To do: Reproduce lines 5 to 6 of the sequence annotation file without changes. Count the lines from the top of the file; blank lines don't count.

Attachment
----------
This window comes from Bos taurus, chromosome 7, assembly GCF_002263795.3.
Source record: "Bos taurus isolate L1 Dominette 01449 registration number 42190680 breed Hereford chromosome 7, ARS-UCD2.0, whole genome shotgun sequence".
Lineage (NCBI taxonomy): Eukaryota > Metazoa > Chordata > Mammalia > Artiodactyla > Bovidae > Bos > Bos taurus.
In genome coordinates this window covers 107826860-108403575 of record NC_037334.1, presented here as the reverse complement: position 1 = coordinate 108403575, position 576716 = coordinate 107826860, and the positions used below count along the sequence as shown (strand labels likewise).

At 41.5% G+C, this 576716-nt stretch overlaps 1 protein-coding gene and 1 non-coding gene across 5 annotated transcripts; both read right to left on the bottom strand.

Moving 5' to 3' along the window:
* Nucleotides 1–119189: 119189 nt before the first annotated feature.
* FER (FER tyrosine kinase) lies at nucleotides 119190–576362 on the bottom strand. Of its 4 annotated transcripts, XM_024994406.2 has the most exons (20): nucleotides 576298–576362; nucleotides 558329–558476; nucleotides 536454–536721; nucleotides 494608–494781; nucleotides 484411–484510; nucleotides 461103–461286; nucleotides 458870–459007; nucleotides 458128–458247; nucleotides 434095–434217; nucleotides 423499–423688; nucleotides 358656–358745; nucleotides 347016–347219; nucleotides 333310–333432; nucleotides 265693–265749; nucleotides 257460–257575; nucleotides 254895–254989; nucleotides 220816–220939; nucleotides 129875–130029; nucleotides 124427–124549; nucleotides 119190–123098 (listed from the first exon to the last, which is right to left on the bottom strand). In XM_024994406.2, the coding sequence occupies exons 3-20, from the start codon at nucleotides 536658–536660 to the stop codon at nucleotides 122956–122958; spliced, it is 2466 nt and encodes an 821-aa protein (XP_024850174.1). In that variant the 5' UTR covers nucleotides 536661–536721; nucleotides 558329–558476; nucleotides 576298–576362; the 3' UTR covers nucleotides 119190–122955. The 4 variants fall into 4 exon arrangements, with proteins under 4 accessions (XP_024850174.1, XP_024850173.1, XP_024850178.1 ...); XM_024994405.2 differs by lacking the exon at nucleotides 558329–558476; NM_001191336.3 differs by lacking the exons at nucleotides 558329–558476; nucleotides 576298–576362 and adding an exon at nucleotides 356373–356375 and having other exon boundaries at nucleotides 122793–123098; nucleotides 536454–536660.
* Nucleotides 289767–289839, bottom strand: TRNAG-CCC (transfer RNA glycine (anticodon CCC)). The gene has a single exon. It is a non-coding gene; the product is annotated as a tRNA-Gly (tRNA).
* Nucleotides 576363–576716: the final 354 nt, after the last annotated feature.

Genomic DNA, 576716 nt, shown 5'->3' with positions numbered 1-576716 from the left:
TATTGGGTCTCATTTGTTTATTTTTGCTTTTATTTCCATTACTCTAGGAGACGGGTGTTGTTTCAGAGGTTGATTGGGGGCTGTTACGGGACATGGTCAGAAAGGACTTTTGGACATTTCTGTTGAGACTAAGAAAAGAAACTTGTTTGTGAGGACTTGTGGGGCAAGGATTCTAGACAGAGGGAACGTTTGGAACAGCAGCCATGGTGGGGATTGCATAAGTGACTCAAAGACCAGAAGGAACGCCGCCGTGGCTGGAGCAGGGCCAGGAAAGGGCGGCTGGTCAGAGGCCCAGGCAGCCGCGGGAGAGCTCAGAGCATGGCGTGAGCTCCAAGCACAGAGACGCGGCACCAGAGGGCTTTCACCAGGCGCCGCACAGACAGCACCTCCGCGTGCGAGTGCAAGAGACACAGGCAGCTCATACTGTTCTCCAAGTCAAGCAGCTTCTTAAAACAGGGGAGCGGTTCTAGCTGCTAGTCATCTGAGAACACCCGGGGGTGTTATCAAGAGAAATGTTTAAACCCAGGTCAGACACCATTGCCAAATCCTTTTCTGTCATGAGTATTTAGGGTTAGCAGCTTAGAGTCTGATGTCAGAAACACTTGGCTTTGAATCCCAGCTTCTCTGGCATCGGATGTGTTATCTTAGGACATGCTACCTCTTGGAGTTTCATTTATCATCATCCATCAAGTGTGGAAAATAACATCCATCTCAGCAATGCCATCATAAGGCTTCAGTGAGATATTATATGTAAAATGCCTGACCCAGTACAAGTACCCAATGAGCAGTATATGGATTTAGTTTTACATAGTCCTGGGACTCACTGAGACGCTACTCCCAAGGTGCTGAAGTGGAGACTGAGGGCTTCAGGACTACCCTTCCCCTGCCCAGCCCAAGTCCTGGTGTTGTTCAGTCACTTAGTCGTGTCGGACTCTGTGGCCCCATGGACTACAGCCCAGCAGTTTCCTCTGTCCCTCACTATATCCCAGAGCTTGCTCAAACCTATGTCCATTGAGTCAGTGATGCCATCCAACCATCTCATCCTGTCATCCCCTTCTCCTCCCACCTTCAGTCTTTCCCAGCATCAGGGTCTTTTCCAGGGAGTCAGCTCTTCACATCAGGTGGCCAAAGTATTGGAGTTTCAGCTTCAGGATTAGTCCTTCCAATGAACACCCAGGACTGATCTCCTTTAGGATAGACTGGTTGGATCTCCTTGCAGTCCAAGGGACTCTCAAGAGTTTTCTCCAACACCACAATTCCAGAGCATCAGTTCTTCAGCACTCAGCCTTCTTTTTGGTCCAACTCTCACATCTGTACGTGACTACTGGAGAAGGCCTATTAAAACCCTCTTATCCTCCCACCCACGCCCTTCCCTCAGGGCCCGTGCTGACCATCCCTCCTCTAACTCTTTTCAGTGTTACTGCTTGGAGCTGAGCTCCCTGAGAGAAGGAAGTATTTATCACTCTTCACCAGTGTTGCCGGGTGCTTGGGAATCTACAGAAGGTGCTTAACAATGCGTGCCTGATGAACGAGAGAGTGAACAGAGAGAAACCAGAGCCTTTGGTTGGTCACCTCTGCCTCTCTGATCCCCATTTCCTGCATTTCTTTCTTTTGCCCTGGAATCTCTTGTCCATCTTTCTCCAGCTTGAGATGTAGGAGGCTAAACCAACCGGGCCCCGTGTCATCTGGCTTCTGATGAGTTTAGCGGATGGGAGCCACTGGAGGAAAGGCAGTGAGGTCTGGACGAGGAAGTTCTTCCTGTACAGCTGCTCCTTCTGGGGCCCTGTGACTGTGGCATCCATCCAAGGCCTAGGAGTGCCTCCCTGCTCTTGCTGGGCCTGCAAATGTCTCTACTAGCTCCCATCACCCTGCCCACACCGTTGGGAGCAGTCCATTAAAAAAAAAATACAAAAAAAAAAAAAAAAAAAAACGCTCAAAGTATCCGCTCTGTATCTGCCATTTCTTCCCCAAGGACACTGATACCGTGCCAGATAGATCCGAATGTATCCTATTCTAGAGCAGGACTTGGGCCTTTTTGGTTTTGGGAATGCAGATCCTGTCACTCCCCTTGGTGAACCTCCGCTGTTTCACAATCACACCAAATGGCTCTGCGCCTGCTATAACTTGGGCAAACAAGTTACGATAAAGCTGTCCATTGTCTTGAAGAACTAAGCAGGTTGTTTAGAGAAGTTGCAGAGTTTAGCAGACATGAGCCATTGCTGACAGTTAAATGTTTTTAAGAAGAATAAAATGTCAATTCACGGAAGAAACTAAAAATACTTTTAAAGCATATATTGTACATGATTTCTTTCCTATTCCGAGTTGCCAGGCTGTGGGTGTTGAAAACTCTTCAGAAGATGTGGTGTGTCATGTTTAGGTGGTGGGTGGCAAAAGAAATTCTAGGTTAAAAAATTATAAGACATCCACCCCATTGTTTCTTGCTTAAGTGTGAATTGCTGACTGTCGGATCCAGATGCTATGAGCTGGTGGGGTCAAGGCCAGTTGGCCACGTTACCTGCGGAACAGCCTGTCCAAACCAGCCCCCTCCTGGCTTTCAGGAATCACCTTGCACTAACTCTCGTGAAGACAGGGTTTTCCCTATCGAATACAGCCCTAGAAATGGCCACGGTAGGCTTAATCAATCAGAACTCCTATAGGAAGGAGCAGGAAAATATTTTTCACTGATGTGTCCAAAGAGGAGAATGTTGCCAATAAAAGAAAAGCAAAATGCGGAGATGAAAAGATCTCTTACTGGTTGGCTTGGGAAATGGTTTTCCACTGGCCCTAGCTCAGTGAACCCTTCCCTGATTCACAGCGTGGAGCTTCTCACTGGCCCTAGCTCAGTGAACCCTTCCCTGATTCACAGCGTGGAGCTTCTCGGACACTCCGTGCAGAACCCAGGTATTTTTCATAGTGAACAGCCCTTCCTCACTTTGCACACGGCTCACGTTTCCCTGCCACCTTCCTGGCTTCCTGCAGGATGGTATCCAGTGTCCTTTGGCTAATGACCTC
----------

At 41.5% G+C, this 576716-nt stretch overlaps 1 protein-coding gene and 1 non-coding gene across 5 annotated transcripts; both read right to left on the bottom strand.

Moving 5' to 3' along the window: